The large capitalization S&P 500 Index (SPX) has soared to new record highs, up by 7.0% for the month through the close on June 24, while the small cap Russell 2000 Index has advanced by 4.4%. The buying action in stocks reflects a resurgence in TINA, the view that "There Is No Alternative (To Stocks)" given that the yield on the 10-Year U.S. Treasury Note has dipped below 2% and the futures market is forecasting at least two more interest rate cuts by the Federal Reserve in 2019, per a column in The Wall Street Journal.
“We don’t see ourselves in a recessionary environment yet, so we’ve got to stay invested,” Fiona Frick, CEO of fund management firm Unigestion, told the Journal. Over the past year, larger, less risky, and more liquid stocks have been investors' favorites, per another Journal report. From the close on June 22, 2018 through the close on June 24, 2019, the S&P 500 has gained 7.3%, while the Russell 2000 has fallen by 9.2% of its value and the iShares Microcap ETF (IWC) has plummeted 16.6%.
The big themes surrounding the recent market action are summarized in the table below.
- Low and falling bond yields are making stocks the only viable investment option.
- This viewpoint is called TINA, shorthand for "There Is No Alternative (To Stocks)."
- Large cap stocks, with higher liquidity and lower volatility, are favored over small caps.
Significance For Investors
Small cap stocks tend to have significantly less international exposure than large caps, making them generally less vulnerable to unfavorable developments in the area of trade, such as tariffs imposed or threatened by President Trump, or the negative impact of a rising U.S. dollar on the reported earnings of U.S. companies with overseas operations.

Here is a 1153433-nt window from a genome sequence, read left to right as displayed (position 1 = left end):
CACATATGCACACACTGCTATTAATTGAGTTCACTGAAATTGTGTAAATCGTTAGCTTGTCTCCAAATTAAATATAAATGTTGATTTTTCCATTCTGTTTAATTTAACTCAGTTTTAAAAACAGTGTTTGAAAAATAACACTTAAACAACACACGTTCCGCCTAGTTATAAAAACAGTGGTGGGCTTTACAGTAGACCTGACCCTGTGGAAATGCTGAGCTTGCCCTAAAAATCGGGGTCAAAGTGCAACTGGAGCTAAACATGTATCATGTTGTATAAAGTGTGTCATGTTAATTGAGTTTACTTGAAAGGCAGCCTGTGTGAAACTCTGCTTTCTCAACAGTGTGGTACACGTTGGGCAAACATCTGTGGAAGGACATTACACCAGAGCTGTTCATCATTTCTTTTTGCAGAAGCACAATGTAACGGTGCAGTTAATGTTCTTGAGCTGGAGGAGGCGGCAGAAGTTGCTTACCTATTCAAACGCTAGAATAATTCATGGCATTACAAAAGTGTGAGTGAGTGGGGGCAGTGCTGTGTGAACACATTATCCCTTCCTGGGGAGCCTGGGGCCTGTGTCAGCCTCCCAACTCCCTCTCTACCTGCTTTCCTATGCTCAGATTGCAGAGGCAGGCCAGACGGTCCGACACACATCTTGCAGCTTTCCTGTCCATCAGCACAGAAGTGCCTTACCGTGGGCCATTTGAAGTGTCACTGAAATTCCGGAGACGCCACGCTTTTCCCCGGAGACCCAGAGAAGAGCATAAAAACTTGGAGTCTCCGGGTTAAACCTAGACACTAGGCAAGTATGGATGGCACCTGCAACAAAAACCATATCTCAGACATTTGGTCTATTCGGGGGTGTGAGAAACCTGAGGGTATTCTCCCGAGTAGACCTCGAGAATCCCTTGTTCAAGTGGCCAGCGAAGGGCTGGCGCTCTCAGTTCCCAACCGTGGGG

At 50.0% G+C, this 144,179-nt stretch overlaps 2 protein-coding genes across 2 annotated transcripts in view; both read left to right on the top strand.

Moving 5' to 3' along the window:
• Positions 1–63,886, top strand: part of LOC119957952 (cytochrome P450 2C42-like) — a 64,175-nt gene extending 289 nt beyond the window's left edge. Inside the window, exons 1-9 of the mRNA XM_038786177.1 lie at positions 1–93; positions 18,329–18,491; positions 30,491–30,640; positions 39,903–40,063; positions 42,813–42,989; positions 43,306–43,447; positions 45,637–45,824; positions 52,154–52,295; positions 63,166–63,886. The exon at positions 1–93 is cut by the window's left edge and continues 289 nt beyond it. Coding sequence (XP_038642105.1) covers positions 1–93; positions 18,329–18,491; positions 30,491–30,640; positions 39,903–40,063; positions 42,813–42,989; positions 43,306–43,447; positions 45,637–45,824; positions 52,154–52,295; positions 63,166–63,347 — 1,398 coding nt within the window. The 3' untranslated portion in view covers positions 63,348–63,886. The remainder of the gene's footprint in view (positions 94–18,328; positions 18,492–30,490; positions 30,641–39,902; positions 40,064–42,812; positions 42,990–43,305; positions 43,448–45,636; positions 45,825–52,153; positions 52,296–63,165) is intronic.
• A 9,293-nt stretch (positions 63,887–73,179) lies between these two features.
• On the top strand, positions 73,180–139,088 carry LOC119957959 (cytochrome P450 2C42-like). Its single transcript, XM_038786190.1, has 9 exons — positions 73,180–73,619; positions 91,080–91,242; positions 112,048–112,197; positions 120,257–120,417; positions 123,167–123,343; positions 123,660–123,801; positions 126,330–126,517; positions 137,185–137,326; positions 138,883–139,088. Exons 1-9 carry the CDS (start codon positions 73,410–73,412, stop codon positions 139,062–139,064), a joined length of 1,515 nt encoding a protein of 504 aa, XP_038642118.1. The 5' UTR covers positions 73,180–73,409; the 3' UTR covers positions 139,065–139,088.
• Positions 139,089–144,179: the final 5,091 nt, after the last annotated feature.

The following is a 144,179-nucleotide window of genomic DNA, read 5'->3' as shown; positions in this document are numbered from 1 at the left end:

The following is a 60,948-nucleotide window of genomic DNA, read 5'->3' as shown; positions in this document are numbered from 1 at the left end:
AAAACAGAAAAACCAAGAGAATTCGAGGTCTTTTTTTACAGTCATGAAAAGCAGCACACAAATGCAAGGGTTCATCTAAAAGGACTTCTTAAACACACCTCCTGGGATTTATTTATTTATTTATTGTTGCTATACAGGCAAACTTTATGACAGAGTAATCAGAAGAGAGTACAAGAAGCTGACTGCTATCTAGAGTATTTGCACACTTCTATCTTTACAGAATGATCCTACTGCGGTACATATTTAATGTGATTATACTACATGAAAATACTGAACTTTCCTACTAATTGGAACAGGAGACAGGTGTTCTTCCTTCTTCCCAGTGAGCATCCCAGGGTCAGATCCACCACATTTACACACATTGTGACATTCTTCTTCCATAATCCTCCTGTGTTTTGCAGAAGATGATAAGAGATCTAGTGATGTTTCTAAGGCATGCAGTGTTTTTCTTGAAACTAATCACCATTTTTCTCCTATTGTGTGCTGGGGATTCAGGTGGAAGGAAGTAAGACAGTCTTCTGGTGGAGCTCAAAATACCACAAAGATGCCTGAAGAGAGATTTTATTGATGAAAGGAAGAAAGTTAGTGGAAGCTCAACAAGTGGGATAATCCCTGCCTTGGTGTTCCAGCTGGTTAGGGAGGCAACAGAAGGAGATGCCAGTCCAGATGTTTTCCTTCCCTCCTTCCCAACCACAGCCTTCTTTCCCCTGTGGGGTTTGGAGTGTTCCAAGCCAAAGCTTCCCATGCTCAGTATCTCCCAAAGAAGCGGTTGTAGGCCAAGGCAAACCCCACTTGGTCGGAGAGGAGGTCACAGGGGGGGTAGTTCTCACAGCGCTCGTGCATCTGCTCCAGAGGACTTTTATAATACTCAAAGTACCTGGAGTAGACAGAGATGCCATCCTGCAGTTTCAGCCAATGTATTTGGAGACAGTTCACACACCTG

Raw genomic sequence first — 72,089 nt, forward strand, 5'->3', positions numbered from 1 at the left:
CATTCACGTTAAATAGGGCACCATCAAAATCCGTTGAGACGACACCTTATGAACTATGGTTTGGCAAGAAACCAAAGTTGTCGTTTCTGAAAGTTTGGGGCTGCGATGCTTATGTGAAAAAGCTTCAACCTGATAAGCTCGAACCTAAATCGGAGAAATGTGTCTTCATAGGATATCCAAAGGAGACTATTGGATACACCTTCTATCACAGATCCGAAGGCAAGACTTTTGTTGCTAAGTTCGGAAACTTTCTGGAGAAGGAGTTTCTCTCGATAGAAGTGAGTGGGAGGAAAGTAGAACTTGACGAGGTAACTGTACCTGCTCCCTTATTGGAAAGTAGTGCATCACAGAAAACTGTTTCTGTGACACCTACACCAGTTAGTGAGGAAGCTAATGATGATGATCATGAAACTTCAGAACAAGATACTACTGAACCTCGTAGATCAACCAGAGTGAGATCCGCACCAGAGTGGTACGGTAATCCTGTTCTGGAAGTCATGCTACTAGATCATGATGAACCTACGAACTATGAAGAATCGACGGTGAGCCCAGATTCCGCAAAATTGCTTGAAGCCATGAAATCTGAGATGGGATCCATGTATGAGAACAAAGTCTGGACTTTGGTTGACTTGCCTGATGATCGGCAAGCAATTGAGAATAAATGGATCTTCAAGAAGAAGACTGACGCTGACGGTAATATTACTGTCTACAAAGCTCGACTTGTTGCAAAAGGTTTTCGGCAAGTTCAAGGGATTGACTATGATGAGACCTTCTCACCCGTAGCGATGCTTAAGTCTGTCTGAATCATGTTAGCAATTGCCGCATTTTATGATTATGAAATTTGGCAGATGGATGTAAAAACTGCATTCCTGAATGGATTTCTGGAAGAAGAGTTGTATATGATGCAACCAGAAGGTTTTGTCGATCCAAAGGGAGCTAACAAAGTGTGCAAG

However, small caps tend to be more volatile, and are at greater risk if the U.S. economy decelerates more quickly than overseas markets, per the Journal. Another reason why the resurgence of TINA sentiment is not propelling small caps is that the leading growth stocks are among the largest of the large caps, including mega cap names such as FAANG members Facebook Inc. (FB) and Netflix Inc. (NFLX), up by 46.9% and 38.6% year-to-date through June 24. Investors chasing growth with these stocks are adding to performance gap between the S&P 500 and the Russell 2000.
Meanwhile, Brian Moynihan, Bank of America's CEO, is among those who see low odds of a U.S. recession in the near future, while acknowledging that growth is slowing. “The debate is whether [U.S.] GDP growth flattens out at 2% or goes lower,” he told Barron's, which notes that inflation-adjusted real GDP grew at an annualized rate of 3.1% in the first quarter of 2019. “Everything we see in our customer base is consistent with a slowdown to 2% and a flattening out from there,” Moynihan said.
Pessimists see rising TINA sentiment as a bearish indicator, given the persistence of key macro risks such as trade policy and a global economic expansion that appears to be past peak. While TINA is not quite the same as irrational exuberance in the stock market, the bears will point out that it also can send stock prices to excessive, unsustainable levels that are bound to be followed by a nasty fall.